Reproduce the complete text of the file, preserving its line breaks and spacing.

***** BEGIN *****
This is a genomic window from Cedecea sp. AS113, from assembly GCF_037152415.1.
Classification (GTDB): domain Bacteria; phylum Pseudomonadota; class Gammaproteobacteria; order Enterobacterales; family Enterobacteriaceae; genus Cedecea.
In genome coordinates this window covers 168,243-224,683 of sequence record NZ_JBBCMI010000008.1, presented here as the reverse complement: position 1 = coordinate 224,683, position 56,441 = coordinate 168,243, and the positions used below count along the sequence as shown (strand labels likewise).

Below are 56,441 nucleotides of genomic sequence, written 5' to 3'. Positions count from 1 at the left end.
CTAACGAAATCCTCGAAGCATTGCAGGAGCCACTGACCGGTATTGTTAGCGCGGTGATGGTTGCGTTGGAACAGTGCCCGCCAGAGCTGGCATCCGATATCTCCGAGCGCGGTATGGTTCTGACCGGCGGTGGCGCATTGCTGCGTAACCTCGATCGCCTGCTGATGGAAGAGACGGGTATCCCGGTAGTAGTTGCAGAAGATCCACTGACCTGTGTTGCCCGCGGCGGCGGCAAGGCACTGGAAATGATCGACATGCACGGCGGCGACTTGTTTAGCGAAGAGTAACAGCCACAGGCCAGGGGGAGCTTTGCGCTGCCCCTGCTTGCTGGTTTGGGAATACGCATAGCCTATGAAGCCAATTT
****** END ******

This is a genomic window from Cedecea sp. AS113, from assembly GCF_037152415.1.
Classification (GTDB): domain Bacteria; phylum Pseudomonadota; class Gammaproteobacteria; order Enterobacterales; family Enterobacteriaceae; genus Cedecea.
In genome coordinates this window covers 168,243-224,683 of sequence record NZ_JBBCMI010000008.1, presented here as the reverse complement: position 1 = coordinate 224,683, position 56,441 = coordinate 168,243, and the positions used below count along the sequence as shown (strand labels likewise).

Below are 56,441 nucleotides of genomic sequence, written 5' to 3'. Positions count from 1 at the left end.
CTAACGAAATCCTCGAAGCATTGCAGGAGCCACTGACCGGTATTGTTAGCGCGGTGATGGTTGCGTTGGAACAGTGCCCGCCAGAGCTGGCATCCGATATCTCCGAGCGCGGTATGGTTCTGACCGGCGGTGGCGCATTGCTGCGTAACCTCGATCGCCTGCTGATGGAAGAGACGGGTATCCCGGTAGTAGTTGCAGAAGATCCACTGACCTGTGTTGCCCGCGGCGGCGGCAAGGCACTGGAAATGATCGACATGCACGGCGGCGACTTGTTTAGCGAAGAGTAACAGCCACAGGCCAGGGGGAGCTTTGCGCTGCCCCTGCTTGCTGGTTTGGGAATACGCATAGCCTATGAAGCCAATTT